Mohawk Airlines Flight 40 was a scheduled passenger flight between Elmira, New York and Washington, DC. On June 23, 1967 it suffered a loss of control and crashed, killing all 30 passengers and four crew on board. It was the deadliest disaster in the airline's history. A valve in the auxiliary power unit had suffered a complete failure, spreading fire to the tailplane, causing a loss of pitch control.


This particular BAC 1-11 was new, having had its first flight the previous year. Its airframe had accumulated 2,246 hours in total. It was equipped with two model 506-14 Spey engines manufactured by Rolls-Royce. Its registration number was N1116J.[citation needed]

History of flight

The aircraft, a BAC 1-11, took off from runway 24 at Elmira Corning Regional Airport at approximately 14:39 EDT.[1] It was cleared to climb to 16,000 feet five minutes later. Nine minutes after that, several eyewitnesses saw large pieces of the tailplane break away from the plane as it proceeded south from Mansfield, Pennsylvania,[1] and flames and smoke come from the fuselage. The aircraft subsequently lost control and plunged into a heavily wooded area served only by dirt roads. No one on the ground was hurt but there were no survivors aboard the plane. Thereafter, the air traffic controller at New York Center vectored a Piper Archer over the area of Flight 40's target disappearance. The pilot of this plane reported observing the burning wreckage of an airplane, which was later identified as Flight 40.[1]

The plane gouged a strip through the woods about 100 yards wide and 500 yards long. The tail section was thrown 400 yards from the impact site of the crash. Some of the witnesses were workmen at a coal strip mine who immediately took a bulldozer and plowed two roads through to the site a mile and a half away.[citation needed]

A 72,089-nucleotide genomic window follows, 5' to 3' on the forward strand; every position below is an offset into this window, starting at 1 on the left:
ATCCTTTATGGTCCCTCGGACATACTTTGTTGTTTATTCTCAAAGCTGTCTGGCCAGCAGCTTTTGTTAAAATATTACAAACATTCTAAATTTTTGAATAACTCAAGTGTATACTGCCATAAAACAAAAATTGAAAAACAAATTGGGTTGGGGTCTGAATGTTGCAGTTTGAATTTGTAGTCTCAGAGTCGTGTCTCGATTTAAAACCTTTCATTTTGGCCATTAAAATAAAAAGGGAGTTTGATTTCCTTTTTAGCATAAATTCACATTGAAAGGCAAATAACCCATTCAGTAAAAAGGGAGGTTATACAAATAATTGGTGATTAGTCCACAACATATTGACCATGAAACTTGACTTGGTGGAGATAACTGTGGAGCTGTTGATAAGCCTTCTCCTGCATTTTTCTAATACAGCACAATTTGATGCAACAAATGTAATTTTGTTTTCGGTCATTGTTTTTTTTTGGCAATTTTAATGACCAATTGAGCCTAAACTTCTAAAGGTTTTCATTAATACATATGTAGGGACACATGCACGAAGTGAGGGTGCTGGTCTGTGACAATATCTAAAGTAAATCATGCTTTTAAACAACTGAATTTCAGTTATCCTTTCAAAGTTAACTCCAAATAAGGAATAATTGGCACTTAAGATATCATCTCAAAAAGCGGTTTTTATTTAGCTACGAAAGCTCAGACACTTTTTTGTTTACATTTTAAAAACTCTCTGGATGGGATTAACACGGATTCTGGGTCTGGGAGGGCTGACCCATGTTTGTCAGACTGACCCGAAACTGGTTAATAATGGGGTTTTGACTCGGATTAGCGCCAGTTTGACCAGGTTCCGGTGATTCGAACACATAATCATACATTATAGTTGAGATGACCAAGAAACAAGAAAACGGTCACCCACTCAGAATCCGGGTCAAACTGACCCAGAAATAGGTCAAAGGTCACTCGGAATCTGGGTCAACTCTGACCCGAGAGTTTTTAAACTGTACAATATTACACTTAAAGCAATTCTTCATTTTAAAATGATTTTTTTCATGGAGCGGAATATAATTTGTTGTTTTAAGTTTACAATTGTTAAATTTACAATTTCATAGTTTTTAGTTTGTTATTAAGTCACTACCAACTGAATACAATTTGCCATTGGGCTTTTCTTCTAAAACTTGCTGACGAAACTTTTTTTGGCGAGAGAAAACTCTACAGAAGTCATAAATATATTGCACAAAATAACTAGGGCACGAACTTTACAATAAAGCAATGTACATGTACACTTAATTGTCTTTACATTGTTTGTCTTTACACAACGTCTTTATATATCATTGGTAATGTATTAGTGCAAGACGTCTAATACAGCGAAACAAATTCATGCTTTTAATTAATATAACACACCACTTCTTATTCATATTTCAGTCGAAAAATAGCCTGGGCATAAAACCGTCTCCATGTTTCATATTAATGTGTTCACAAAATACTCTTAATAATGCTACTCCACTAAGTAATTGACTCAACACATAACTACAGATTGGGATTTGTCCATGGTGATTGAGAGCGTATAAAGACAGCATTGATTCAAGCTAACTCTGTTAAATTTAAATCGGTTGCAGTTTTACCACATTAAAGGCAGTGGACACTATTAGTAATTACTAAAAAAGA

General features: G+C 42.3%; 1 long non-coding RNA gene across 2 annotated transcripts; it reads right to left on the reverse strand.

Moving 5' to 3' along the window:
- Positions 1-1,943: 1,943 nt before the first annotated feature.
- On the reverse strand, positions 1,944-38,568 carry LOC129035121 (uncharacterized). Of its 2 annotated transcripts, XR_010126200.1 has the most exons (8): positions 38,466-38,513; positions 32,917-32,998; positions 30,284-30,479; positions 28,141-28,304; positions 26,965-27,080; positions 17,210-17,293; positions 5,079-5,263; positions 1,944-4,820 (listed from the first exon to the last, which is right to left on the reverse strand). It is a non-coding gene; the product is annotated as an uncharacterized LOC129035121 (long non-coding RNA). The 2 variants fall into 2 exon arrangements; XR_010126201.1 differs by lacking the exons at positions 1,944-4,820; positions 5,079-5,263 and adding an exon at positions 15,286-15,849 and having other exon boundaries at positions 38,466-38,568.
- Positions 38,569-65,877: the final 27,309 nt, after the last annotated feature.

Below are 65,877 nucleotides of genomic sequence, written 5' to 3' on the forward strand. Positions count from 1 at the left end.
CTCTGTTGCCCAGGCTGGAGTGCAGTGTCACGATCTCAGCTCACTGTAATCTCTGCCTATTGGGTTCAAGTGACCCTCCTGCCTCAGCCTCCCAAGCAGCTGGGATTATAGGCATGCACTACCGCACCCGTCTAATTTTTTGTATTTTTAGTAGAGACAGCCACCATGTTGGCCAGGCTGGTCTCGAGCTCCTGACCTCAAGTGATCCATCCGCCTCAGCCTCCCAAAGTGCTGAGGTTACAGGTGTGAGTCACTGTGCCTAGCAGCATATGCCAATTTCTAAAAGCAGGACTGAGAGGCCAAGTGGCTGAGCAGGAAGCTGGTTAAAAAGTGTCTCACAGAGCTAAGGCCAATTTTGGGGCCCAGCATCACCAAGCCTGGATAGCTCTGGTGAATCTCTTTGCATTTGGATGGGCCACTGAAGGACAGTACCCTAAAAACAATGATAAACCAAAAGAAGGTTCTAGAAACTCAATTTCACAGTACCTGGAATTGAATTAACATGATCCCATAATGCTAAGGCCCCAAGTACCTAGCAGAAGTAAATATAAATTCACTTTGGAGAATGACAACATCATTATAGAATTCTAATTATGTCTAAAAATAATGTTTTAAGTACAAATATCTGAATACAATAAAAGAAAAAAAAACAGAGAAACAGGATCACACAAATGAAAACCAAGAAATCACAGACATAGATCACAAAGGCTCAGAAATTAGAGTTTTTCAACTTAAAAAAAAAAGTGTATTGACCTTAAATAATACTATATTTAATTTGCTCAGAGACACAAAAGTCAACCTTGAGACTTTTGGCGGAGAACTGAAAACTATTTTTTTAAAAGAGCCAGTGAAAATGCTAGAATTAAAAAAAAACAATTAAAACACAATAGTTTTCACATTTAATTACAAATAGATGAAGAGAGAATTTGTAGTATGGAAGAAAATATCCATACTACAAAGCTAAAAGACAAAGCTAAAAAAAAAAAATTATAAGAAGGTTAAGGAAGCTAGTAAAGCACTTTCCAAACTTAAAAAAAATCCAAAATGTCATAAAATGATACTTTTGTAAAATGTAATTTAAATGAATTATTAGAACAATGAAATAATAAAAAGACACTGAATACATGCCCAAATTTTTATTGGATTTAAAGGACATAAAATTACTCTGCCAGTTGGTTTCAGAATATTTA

Shortly after the incident, Robert E. Peach, president of Mohawk, demanded an investigation by the Federal Bureau of Investigation. In a telegram to J. Edgar Hoover, director of the F.B.I., Mr. Peach wrote: "Evidence has developed in the course of notification of next of kin of crash victims which leads to strong suggestion of sabotage. Mohawk Airlines formally demands that the F.B.I. investigate the possibility of sabotage." Mr. Peach would not make public the nature of the "evidence," however.[2]


The Civil Aeronautics Board, predecessor to the NTSB, launched a full investigation. The findings of that investigation are as follows:

A non-return valve in the auxiliary power unit (APU) had suffered a complete failure. This allowed bleed air from the engine to flow through the system in the wrong direction. This air exited at the start of the system at sufficient temperatures to ignite components there. The fire quickly spread to the hydraulics in the aircraft, and moved along the hydraulic lines to the rear of the plane. There, it caused heavy damage to the tail, causing a loss of pitch control which sent the airplane diving into the ground.[citation needed]


In July 1967 the NTSB made three safety recommendations to the FAA. Consequently, the FAA issued Airworthiness Directive 68-1-1 to prevent heat damage or fire in the airframe plenum of the auxiliary power unit (APU) installation.[citation needed]


  1. ^ a b c "Archived copy" (PDF). Archived from the original (PDF) on 2010-12-01. Retrieved 2010-10-23. 
  2. ^ New York Times, June 24, 1967


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